Of course, lacking domestically grown brains in sufficient quantity, we could import them, as we have done in the past. Indeed. As Richard Florida noted, if we lump together all the immigrants coming to America, we discover that they are more educated than the native population. While we tend to think of immigrants as mostly low cost manual laborers, “11 percent of foreign born adults in the United States –states Florida–have a graduate or professional degree, compared to only 9 per cent of natives “.

Quality immigration

This quality immigration made a real difference in the past, giving a significant edge to America on an intellectual, research and ultimately economic level. Today, any casual observer cannot fail to notice the significant percentage of Indian, Chinese and other immigrants at the top of high tech and other firms in the United States. These highly skilled individuals add value and help America retain the edge that the native population alone could not secure by itself.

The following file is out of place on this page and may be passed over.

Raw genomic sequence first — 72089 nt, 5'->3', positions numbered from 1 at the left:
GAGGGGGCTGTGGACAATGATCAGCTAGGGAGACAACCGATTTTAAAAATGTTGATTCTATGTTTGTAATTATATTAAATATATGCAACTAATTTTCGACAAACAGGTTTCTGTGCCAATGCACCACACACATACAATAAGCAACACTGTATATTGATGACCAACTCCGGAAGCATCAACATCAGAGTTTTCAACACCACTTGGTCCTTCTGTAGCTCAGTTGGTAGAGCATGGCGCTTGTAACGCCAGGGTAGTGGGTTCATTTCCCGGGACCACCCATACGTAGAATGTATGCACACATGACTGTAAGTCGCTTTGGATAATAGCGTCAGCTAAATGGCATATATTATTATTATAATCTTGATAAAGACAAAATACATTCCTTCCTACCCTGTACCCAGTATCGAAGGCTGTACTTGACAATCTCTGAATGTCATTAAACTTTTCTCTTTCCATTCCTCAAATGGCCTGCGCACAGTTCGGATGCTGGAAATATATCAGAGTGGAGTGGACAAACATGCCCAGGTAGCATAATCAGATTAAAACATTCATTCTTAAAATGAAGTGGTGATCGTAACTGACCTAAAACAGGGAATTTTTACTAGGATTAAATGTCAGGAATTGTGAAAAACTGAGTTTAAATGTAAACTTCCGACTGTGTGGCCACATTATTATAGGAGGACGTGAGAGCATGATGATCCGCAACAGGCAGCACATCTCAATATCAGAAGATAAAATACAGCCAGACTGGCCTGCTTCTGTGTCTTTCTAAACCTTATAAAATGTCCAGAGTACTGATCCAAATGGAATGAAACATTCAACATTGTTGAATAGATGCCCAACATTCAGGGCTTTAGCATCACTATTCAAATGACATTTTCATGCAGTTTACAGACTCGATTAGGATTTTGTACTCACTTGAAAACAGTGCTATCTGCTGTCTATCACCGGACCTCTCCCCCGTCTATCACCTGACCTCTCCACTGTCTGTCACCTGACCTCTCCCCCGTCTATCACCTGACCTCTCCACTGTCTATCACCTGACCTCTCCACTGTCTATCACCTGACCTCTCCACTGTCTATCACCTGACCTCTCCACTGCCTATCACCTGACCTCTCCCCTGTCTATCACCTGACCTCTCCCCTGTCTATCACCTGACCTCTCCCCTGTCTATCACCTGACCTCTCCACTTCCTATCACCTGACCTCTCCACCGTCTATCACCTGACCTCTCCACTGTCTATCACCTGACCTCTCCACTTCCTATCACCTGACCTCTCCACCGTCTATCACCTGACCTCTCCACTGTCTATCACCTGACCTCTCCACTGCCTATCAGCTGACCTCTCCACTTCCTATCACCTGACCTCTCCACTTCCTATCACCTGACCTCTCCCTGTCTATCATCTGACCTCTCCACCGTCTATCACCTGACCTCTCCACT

But these facts notwithstanding, amazingly today the debate is not on how to create a system that will help us sustain this advantage brought about by high quality immigrants by encouraging more of them to come here. In fact, just the opposite. The debate is on how to prevent educated would be immigrants from “stealing” American jobs from Americans. The main argument for protectionism in intellectual and academic jobs is now exactly the same as the one regarding opposition to openings to low skilled laborers. Opponents maintain that, by flooding the market with foreigners, employers inflate the labor supply; thus they can keep wages or salaries artificially low for all. While there may be some truth to this, it should not be impossible to establish and police a level playing field, whereby all people would compete on skills only, and not by willing to accept below market compensation.